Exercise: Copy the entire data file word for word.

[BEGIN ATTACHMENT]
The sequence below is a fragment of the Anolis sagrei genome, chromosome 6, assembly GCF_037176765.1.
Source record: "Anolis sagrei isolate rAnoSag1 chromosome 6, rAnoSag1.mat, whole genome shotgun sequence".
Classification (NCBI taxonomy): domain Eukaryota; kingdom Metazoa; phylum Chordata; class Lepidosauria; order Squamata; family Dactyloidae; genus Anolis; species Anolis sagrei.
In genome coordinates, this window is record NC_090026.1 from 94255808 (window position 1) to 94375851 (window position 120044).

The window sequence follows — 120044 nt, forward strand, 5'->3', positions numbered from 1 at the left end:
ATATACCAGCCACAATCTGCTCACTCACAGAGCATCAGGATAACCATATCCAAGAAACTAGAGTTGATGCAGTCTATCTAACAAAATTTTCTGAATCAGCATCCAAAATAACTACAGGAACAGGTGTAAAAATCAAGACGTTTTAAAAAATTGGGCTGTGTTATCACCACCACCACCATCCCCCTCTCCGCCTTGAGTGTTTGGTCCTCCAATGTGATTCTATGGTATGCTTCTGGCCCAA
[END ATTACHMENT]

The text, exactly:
The sequence below is a fragment of the Anolis sagrei genome, chromosome 6, assembly GCF_037176765.1.
Source record: "Anolis sagrei isolate rAnoSag1 chromosome 6, rAnoSag1.mat, whole genome shotgun sequence".
Classification (NCBI taxonomy): domain Eukaryota; kingdom Metazoa; phylum Chordata; class Lepidosauria; order Squamata; family Dactyloidae; genus Anolis; species Anolis sagrei.
In genome coordinates, this window is record NC_090026.1 from 94255808 (window position 1) to 94375851 (window position 120044).

The window sequence follows — 120044 nt, forward strand, 5'->3', positions numbered from 1 at the left end:
ATATACCAGCCACAATCTGCTCACTCACAGAGCATCAGGATAACCATATCCAAGAAACTAGAGTTGATGCAGTCTATCTAACAAAATTTTCTGAATCAGCATCCAAAATAACTACAGGAACAGGTGTAAAAATCAAGACGTTTTAAAAAATTGGGCTGTGTTATCACCACCACCACCATCCCCCTCTCCGCCTTGAGTGTTTGGTCCTCCAATGTGATTCTATGGTATGCTTCTGGCCCAA